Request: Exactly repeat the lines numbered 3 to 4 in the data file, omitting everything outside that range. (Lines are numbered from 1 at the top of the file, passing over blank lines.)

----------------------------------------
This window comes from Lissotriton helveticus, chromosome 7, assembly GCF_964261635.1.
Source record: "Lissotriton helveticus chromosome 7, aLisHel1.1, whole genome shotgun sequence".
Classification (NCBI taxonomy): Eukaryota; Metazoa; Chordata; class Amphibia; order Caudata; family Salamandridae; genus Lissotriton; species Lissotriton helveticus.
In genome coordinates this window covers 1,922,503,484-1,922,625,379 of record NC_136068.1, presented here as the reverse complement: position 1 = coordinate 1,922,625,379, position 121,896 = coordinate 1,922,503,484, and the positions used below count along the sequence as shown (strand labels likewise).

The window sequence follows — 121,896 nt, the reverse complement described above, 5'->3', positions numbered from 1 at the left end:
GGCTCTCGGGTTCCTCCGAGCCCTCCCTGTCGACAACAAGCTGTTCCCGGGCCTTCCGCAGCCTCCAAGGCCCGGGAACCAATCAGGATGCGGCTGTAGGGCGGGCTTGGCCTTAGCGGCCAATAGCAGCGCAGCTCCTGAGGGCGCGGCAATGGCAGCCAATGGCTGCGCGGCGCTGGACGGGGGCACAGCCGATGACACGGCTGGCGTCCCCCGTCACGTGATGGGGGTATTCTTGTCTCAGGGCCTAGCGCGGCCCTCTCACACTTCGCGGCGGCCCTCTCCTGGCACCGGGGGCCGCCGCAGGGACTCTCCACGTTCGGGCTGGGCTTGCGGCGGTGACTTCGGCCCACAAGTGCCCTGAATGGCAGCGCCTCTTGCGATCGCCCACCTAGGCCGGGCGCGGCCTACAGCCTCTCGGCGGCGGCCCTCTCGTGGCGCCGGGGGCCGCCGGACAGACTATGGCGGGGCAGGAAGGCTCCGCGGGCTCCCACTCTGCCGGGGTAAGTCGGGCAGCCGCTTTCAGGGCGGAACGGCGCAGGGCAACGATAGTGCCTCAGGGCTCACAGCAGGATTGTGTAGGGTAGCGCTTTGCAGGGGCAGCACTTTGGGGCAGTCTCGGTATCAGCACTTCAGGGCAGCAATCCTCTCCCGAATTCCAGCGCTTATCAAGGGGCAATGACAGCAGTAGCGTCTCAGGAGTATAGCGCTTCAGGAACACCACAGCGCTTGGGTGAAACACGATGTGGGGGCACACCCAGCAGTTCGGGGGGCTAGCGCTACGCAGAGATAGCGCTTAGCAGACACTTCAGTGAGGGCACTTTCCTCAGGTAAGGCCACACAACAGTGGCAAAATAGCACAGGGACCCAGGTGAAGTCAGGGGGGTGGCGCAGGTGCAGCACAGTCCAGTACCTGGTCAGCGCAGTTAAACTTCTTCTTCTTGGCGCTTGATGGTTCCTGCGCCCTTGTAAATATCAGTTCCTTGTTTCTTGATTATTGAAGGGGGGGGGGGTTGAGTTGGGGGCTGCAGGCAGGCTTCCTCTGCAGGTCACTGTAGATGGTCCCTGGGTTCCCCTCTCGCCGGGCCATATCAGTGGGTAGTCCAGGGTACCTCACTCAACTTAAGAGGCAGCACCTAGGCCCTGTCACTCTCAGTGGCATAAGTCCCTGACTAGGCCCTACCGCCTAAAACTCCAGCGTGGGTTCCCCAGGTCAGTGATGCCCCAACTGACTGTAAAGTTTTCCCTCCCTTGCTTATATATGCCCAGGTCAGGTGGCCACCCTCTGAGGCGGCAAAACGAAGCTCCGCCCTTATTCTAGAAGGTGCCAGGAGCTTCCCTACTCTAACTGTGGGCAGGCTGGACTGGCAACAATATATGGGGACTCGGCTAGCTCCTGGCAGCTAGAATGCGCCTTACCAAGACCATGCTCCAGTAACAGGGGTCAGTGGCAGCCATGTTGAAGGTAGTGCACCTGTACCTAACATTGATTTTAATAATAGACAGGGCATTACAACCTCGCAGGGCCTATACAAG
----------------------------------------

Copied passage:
Classification (NCBI taxonomy): Eukaryota; Metazoa; Chordata; class Amphibia; order Caudata; family Salamandridae; genus Lissotriton; species Lissotriton helveticus.
In genome coordinates this window covers 1,922,503,484-1,922,625,379 of record NC_136068.1, presented here as the reverse complement: position 1 = coordinate 1,922,625,379, position 121,896 = coordinate 1,922,503,484, and the positions used below count along the sequence as shown (strand labels likewise).